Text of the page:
Responses to the COVID-19 pandemic prompted people and institutions to turn to online virtual environments for a wide variety of social gatherings. In this perspectives article, we draw upon our previous work and interviews with Ghanaian Christian leaders to consider implications of this shift. Specifically, we propose that the shift from physical to virtual interactions mimics and amplifies the neoliberal individualist experience of abstraction from place associated with Eurocentric modernity. On the positive side, the shift from physical to virtual environments liberates people to selectively pursue the most fulfilling interactions, free from constraints of physical distance. On the negative side, the move from physical to virtual space necessitates a shift from material care and tangible engagement with the local community to the psychologization of care and pursuit of emotional intimacy in relations of one’s choosing—a dynamic that further marginalizes people who are already on the margins. The disruptions of the pandemic provide an opportunity to re-set social relations, to design ways of being that better promote sustainable collective well-being rather than fleeting personal fulfillment.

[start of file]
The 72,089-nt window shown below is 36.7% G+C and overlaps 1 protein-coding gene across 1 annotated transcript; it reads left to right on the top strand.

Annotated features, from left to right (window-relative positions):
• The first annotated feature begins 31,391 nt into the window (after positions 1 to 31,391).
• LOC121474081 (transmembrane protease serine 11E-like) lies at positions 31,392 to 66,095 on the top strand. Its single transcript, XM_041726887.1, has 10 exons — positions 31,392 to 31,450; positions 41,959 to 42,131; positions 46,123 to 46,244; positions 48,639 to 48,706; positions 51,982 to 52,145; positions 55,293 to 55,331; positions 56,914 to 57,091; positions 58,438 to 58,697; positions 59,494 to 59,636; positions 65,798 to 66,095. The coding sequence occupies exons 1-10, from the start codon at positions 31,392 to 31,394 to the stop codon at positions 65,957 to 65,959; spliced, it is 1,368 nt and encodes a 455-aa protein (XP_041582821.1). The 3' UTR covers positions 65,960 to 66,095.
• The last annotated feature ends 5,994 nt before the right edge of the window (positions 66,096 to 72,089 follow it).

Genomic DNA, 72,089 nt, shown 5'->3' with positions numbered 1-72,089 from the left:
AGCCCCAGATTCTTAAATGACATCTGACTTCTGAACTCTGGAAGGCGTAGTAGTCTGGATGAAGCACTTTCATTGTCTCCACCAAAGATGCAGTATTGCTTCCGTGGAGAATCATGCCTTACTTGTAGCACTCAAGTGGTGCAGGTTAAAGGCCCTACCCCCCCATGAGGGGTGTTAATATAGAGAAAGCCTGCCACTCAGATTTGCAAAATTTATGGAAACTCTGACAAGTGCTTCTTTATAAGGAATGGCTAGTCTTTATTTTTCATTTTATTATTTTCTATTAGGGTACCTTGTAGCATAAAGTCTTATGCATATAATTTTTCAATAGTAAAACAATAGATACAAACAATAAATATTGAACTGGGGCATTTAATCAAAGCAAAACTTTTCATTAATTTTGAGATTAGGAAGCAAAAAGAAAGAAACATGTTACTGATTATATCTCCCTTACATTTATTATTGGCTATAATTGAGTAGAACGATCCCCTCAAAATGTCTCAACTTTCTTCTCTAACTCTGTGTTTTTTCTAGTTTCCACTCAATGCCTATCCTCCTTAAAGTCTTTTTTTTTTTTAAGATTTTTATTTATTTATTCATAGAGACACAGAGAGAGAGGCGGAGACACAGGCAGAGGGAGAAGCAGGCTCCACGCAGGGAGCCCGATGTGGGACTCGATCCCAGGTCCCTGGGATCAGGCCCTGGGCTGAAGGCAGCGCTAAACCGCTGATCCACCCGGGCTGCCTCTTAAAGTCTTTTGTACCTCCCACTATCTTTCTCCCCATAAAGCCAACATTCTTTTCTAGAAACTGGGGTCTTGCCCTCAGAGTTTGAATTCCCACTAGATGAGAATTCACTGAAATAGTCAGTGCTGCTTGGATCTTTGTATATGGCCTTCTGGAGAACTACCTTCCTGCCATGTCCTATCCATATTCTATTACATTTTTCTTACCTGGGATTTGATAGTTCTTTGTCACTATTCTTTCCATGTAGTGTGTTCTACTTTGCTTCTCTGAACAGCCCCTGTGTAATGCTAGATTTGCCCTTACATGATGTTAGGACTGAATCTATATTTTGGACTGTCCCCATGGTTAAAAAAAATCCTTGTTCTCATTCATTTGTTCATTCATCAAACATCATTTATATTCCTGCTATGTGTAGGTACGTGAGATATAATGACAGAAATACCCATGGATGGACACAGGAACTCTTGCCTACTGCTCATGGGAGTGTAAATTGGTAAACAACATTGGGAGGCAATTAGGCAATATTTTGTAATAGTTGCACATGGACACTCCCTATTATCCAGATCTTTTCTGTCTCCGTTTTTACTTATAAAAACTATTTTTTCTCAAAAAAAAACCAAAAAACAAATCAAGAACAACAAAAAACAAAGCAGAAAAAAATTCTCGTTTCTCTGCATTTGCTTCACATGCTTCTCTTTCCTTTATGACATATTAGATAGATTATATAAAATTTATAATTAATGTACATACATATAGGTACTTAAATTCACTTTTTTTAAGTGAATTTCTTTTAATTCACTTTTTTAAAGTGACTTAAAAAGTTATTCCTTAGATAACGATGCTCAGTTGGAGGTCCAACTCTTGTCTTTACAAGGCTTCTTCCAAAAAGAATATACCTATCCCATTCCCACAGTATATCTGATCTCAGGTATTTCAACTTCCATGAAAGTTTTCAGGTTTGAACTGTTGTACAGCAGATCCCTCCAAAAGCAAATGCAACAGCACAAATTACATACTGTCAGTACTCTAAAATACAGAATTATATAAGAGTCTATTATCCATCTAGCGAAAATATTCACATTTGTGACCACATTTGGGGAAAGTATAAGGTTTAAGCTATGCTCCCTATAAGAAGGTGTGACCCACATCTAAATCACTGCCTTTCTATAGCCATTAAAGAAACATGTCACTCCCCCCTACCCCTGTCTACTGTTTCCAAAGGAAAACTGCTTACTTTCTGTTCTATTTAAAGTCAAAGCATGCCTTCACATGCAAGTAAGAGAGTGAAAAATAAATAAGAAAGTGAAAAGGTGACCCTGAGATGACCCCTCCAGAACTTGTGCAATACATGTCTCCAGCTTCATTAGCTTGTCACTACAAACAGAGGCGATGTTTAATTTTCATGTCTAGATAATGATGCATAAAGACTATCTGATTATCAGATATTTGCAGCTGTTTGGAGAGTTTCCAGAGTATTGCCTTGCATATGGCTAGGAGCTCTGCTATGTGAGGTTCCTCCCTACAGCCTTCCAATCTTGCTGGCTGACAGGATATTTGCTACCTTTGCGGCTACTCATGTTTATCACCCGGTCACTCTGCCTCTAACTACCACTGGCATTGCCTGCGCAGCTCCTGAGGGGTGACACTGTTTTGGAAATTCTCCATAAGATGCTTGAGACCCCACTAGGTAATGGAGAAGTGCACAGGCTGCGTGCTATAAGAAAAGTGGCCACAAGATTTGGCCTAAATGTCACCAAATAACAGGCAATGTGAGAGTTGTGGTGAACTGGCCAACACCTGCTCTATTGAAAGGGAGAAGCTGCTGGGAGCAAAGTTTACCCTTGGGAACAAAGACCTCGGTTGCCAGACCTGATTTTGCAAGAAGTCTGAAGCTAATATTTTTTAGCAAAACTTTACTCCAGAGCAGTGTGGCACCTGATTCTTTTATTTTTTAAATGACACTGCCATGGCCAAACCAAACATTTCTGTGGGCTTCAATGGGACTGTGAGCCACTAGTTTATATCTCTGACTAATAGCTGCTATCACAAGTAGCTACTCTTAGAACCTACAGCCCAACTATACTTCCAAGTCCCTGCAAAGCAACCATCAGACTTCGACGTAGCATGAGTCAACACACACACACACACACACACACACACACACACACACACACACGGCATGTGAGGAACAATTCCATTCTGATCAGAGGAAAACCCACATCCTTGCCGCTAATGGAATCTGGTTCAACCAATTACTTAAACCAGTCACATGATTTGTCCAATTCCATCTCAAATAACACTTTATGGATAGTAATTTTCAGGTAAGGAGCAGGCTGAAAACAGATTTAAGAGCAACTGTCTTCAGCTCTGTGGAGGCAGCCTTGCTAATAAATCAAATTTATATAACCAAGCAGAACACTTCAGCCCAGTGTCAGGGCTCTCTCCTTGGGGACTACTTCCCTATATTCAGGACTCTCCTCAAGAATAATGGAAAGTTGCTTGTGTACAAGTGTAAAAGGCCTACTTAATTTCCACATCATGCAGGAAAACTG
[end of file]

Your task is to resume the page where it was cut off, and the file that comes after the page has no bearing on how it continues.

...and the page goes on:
Adams G, Osei-Tutu A, Affram AA, Phillips-Kumaga L and Dzokoto VAA (2022) Implications of COVID-19 Innovations for Social Interaction: Provisional Insights From a Qualitative Study of Ghanaian Christian Leaders. Front. Psychol. 13:647979. doi: 10.3389/fpsyg.2022.647979